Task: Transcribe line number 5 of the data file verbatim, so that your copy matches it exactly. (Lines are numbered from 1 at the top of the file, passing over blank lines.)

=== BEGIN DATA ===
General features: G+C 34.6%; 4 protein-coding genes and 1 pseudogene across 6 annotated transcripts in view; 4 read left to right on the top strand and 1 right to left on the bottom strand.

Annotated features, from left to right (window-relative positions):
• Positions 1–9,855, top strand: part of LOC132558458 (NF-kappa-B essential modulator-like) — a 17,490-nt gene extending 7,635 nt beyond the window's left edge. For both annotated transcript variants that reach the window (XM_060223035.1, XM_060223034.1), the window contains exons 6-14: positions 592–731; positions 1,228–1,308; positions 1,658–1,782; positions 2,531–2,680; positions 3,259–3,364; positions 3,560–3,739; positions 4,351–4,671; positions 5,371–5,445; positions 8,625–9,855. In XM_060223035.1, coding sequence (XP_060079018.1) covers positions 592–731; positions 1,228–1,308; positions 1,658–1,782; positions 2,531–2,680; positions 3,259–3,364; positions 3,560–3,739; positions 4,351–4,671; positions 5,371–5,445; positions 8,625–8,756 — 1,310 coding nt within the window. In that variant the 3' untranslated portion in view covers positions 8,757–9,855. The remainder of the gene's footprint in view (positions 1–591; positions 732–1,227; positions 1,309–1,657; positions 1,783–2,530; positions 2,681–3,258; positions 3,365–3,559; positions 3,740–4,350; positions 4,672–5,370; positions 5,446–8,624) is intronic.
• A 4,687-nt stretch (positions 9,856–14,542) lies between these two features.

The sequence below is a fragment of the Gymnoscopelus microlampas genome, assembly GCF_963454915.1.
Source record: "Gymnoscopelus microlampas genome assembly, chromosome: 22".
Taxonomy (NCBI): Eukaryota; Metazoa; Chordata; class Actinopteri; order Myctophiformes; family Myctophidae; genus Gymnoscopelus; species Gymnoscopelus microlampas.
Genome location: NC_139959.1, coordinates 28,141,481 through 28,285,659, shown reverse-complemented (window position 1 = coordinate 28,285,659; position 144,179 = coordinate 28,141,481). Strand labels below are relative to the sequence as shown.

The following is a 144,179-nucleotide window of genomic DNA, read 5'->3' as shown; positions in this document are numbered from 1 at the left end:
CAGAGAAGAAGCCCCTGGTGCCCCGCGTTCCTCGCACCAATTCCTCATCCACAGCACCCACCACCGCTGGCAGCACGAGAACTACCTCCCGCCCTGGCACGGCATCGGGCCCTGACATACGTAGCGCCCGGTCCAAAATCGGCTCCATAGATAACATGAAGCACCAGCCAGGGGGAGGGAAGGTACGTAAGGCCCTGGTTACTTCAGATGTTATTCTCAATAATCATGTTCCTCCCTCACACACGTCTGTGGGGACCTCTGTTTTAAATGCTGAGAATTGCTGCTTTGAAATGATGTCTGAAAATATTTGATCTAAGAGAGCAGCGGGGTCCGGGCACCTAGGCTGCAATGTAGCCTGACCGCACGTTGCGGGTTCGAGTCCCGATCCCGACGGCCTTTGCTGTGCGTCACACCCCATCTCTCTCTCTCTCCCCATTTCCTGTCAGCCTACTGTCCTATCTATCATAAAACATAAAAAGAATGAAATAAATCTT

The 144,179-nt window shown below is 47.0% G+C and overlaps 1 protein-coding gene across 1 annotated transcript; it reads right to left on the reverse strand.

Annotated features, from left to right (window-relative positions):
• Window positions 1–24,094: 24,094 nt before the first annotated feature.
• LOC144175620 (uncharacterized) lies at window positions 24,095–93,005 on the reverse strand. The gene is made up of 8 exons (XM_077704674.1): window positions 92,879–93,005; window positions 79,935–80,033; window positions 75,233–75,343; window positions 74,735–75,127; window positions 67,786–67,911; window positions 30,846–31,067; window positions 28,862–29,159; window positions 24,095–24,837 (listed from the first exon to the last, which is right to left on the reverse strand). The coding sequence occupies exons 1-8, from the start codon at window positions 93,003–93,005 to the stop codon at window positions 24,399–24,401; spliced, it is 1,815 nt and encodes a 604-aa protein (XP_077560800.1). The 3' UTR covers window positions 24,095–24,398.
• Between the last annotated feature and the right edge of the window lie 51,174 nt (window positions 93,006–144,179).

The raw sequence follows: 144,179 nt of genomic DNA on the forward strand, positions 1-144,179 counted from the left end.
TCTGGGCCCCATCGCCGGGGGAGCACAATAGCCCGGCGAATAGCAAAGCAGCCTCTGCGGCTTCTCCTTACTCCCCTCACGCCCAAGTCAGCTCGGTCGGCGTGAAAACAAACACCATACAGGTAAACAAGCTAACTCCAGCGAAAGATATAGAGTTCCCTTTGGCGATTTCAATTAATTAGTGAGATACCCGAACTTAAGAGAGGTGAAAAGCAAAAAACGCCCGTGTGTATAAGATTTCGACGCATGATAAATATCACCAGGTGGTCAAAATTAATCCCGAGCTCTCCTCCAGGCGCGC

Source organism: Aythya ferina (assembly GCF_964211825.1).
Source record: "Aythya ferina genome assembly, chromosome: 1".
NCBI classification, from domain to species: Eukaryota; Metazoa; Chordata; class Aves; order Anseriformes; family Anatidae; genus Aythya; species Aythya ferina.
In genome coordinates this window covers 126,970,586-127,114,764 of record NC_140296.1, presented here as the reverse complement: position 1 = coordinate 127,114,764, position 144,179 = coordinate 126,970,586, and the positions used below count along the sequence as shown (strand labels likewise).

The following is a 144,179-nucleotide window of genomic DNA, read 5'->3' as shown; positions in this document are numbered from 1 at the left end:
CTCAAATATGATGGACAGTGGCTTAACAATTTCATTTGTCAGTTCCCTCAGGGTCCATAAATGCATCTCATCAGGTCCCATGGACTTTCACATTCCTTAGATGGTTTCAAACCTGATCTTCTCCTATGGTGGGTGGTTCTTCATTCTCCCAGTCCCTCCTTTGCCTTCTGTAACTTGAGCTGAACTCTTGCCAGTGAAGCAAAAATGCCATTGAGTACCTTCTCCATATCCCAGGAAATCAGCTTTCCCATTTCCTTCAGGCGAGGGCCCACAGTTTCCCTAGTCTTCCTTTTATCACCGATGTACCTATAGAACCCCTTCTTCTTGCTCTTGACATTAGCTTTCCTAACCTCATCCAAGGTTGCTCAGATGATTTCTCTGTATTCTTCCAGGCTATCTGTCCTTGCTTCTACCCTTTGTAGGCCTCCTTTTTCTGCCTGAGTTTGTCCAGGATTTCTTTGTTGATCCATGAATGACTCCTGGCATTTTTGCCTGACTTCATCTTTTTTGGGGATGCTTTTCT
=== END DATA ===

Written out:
The sequence below is a fragment of the Gymnoscopelus microlampas genome, assembly GCF_963454915.1.